Continuing my features work for Dennis Publishing’s PC Pro magazine, the April 2013 issue sees the publication of The World’s Fastest Computers. A research-heavy look at supercomputers and the high-performance computing (HPC) industry in general, it’s a piece of which I’m particularly proud.
Before getting into the nitty-gritty of the piece, however, I’d like that thank a few people without whom the feature could never have happened: Professor Simon Cox, of the University of Southampton, was a particularly excellent source, speaking to me candidly and at length regarding the realities of running a supercomputing facility and his hopes for the future, and even posing for some photographs to liven up the piece; Nvidia’s Ian Buck, GPU computing general manager and creator of the Compute Unified Device Architecture (CUDA) language, brought years of highly-parallel thinking to the mix, as did Nvidia’s Tesla boss Sumit Gupta; Intel’s Stephan Gillich, director of high-performance computing for the EMEA region, provided a CPU- rather than GPU-led perspective; and finally the Science and Technology Facilities Council was kind enough to provide copyright clearance on several of its historical supercomputing images – including a great shot of a denuded Cray being dismantled at the end of its service, which sadly had to be cut from the piece for space reasons.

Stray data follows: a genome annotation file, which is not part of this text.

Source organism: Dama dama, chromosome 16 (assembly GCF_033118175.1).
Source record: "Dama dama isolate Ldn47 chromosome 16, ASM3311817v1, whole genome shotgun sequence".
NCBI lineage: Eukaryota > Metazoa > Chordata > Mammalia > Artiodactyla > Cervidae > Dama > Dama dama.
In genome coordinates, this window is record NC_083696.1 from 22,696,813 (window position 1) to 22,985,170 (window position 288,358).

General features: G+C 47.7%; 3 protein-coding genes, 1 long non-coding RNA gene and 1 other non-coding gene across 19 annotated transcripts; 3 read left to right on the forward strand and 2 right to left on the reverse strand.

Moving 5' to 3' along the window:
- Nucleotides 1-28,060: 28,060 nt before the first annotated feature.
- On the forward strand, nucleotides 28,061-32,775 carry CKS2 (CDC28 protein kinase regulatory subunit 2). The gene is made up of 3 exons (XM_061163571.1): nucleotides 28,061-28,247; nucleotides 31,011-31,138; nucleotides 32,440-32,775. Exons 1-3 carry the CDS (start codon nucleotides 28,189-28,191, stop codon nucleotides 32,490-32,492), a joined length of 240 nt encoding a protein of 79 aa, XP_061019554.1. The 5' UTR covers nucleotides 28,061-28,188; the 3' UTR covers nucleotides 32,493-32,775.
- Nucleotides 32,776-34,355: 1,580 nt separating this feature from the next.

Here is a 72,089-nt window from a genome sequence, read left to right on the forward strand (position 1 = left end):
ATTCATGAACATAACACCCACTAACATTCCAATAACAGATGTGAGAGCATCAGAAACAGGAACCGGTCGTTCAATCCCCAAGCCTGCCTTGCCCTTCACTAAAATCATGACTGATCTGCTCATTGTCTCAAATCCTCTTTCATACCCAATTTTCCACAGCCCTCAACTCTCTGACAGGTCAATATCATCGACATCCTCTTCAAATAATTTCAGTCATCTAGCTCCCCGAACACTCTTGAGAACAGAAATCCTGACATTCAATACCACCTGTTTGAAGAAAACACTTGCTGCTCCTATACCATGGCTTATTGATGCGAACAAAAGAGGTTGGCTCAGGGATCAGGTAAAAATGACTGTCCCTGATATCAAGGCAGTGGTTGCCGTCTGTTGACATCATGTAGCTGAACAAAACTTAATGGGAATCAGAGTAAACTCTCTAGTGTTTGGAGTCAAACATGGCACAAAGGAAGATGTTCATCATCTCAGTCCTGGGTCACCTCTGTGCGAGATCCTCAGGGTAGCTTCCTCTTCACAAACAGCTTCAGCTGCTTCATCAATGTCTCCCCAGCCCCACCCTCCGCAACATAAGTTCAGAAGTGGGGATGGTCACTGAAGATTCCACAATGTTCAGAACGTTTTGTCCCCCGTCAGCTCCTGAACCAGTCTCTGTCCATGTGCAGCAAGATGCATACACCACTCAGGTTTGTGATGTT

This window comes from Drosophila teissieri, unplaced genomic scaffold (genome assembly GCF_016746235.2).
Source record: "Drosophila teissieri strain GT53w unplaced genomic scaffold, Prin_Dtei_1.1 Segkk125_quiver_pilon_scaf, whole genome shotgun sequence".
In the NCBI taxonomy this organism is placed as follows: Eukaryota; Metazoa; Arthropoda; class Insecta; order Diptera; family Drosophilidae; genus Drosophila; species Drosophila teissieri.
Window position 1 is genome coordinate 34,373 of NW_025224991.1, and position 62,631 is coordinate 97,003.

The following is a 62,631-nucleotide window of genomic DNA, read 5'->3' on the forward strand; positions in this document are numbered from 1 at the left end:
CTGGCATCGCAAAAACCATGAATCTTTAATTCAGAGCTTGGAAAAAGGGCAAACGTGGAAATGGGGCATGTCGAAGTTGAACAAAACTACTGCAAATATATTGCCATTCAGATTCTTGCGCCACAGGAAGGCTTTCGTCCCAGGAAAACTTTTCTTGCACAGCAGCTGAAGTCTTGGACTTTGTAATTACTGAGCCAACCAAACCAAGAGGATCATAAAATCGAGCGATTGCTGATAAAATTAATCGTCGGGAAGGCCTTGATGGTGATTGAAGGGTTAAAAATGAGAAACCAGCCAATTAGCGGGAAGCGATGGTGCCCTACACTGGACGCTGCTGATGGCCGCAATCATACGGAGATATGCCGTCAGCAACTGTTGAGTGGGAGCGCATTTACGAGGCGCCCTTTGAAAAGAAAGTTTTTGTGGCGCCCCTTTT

The piece is split into three clear sections: a brief history of supercomputing, from the days of the Control Data Corporation 6600 – Seymour Cray’s first HPC design, and the very first system to be described as a supercomputer – to the modern day, followed by a look at what HPC means for education and the industry. The final part, meanwhile, is a look at the future – which, you’ll be amazed to hear, looks very different depending on whether you’re talking to Intel or Nvidia.
Perhaps the most interesting aspect of the piece, for me, is the performance comparison: using data provided by Professor Simon Cox and a great deal of research, I was able to piece together a rough approximation of a performance timeline. Starting with the Ferranti Pegasus in 1956 and working through thirteen other machines – all of which have, at one time or another, been installed at the University of Southampton – I compiled operations-per-second statistics for each. This, more than anything else, demonstrates the runaway nature of high-performance computing: using a linear graph, all but the last two machines – both versions of the University’s current Iridis supercomputer – drew a flat line.
While there’s plenty of information that didn’t make it into the final piece – I compiled nearly 30,000 words of interview material in all – it’s by far one of the most comprehensive I’ve written, and one of which I think I can be justifiably proud.